NASCAR was a recent topic in another thread. This article cloese the
argument that NASCAR is a total waste. Read on...
by Peter M. DeLorenzo
Detroit: It's Time to Pull the Plug on NASCAR.
Detroit. Since starting this website five years ago, I've built a
reputation by 1. Talking about things people in the business are
usually only comfortable with discussing in private conversations or
after hours, 2. Talking about things that executives are only willing
to discuss with journalists "off the record," or in "deep background"
conversations, and 3. Talking about things that others haven't even
thought about yet, which inevitably become topics of the moment in the
business, thanks to us. In short, creating Autoextremist.com and
writing The High-Octane Truth every week has become about leading the
discussions crucial to the industry, it's about being out front, and
in some cases, it's about saying things people don't want to hear, but
who, in private moments, admit are unflinchingly accurate, albeit as
painful as that may be.
With that reminder, today I'm going to lead the discussion on why
Detroit's infatuation with all things NASCAR needs to come to an end.
On the surface, this might be about as popular as suggesting that mom
and apple pie have outlived their usefulness, but the reality is that
NASCAR has become counterproductive to "Detroit" - and its cumulative
and urgent interest in stemming the import tide, and it desperate
mission to stop the erosion of market share in the North American
Heresy? In some circles, you bet.
But there is a growing belief in executive suites around the Motor
City that NASCAR has outlived its usefulness, which is a tough stand
to take, especially when you look at all that comes with NASCAR in its
current form. It's the No. 2 spectator sport in the U.S. behind the
National Football League. Its weekly races generate the kind of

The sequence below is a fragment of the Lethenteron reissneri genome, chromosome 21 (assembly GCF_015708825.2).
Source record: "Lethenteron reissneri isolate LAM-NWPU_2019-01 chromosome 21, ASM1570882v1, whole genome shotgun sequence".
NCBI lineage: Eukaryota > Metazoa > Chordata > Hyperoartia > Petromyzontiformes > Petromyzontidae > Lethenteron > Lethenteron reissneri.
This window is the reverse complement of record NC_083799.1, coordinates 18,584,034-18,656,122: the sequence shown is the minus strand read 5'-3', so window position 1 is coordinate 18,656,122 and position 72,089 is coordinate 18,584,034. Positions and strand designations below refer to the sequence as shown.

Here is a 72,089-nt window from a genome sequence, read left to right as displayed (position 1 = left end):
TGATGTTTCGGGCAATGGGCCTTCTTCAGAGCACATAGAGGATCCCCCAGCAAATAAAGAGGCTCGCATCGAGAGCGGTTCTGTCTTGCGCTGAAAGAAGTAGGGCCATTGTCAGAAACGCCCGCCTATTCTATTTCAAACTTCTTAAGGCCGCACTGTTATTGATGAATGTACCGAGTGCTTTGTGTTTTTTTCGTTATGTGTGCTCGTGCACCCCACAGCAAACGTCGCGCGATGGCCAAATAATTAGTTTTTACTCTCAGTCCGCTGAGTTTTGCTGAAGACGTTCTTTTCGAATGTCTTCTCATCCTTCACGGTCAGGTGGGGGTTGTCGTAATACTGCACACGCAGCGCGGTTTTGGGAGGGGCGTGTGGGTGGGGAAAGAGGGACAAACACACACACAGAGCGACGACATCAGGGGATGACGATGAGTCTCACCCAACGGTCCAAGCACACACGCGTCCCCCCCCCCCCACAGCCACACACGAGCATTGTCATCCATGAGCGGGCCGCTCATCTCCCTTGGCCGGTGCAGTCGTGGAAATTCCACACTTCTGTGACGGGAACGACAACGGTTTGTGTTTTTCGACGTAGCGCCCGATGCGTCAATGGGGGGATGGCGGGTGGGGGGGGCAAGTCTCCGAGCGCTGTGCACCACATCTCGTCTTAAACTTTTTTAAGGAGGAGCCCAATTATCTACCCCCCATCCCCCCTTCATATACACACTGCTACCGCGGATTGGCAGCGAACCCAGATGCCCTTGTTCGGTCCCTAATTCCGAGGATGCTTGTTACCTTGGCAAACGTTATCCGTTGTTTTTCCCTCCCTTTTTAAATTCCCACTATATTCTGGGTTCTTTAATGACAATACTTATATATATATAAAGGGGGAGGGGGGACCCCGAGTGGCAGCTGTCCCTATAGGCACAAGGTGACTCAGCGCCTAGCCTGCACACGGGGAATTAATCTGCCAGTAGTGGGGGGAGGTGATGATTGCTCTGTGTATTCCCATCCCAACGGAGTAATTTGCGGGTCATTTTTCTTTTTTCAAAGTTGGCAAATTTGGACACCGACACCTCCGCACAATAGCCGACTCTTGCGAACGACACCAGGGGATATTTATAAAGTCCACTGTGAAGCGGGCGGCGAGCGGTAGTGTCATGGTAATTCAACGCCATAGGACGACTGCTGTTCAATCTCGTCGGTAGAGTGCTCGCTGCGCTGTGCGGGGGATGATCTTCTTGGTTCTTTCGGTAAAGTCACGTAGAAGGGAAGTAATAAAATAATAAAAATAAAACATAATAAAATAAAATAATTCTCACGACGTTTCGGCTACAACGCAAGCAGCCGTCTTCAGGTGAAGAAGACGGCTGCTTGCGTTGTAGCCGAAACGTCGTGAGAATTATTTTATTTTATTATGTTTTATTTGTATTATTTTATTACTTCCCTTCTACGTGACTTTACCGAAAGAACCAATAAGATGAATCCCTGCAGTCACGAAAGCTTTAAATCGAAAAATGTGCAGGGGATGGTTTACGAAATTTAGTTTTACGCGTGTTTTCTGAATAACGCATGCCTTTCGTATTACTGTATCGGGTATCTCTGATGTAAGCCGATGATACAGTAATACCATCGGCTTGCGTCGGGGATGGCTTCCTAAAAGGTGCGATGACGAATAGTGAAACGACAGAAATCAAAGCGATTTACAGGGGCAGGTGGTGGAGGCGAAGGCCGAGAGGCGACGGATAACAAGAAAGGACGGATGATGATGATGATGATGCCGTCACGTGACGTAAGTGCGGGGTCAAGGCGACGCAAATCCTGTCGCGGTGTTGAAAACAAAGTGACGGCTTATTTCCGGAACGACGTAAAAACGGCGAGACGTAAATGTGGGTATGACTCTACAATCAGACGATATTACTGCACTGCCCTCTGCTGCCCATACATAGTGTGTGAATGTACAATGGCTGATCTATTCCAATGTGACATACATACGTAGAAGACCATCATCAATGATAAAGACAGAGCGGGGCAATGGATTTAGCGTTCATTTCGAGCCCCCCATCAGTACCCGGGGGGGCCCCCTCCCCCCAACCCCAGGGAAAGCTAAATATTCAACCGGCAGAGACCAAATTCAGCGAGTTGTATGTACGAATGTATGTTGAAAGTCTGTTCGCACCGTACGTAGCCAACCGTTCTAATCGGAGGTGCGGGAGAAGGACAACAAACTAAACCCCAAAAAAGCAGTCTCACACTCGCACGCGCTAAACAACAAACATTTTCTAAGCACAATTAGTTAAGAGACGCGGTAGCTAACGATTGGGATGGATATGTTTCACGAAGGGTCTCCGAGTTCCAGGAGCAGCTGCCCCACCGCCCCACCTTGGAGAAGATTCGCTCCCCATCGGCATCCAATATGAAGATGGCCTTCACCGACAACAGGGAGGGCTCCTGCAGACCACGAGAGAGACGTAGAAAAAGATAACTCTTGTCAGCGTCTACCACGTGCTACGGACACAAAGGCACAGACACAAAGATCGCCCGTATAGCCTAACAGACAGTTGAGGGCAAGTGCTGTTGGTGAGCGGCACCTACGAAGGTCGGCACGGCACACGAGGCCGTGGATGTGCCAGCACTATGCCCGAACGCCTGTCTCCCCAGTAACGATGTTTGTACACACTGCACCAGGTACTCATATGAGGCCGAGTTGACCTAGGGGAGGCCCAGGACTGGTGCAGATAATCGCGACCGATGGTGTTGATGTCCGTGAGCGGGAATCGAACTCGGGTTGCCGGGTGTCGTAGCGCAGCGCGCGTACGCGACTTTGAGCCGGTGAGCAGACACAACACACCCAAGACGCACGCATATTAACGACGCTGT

consistent viewing numbers that make Madison Avenue media mavens grin
with a "cha-ching" soundtrack dancing in their heads. And NASCAR has
exploited every opportunity to orchestrate a monster multi-billion
dollar marketing juggernaut that has sponsors clamoring for a piece of
the action (well, it used to, anyway. Lately, NASCAR has been in the
throes of an actual sponsor exodus, as companies have found out that
participating in NASCAR is all about promoting the NASCAR brand and
But what does that really mean to Detroit? What does NASCAR actually
have to do with helping Detroit in its quest to hold market share - or
even increase it? DaimlerChrysler, Ford and General Motors spend $75
million each on their NASCAR programs. That includes direct payouts to
teams, drivers, promotions and advertising support. What, exactly,
does Detroit get for its money?
In a few words? Not a damn thing.
First of all, NASCAR has created a cult of personality based on its
drivers (and their car numbers) and their teams. The drivers are the
first priority for NASCAR's marketing machine, and they've been
extremely successful creating this cult of personality - based on the
number of TV commercials, print ads and promotions that we see with
NASCAR drivers involved.
Second, NASCAR has created a marketing environment for its
participating sponsors second only to the NFL in both its
effectiveness and in the pampering way they treat their sponsor
representatives at the events (which helps mask the fact that the
sponsors are putting more into furthering NASCAR's interests than they
are getting a return for their investments).
Third, NASCAR has created a marketing vehicle only loosely based on
the actual racing. Instead, it's all about "the show" - and NASCAR
does everything in its power to enhance that show - with sponsors, the
car companies and especially the fans taking a backseat to NASCAR's
"vision" for what constitutes entertainment.
What does that last point mean, exactly?
It means that NASCAR has taken gradual steps over the last decade to
equalize the competition, figuring that if "the show" has as close to
a boffo ending every week that they can possibly orchestrate, then the
TV numbers will stay up, and the whole machine can get fueled for even
more sponsor participation - i.e., even more money.
But in their zeal to orchestrate "the show" - NASCAR has proceeded to
make Detroit's participation irrelevant. The cars, masquerading as the
Dodge Intrepid, Ford Taurus and Chevrolet Monte Carlo, are now defined
by "headlights" and grille openings created by different decals, and
if you squint real hard they look like the cars' street counterparts
(sort of), but in fact, the car bodies are identical, with heavy
restrictions due to aerodynamic controls and the quest to "equalize"
the competition. Not to mention the fact that the cars populate rental
car fleets across America and are completely useless in Detroit's
fight in staving off their import competitors.
What is Detroit getting, exactly, from their involvement in NASCAR?
I'll reiterate an earlier point, only this time with an assist from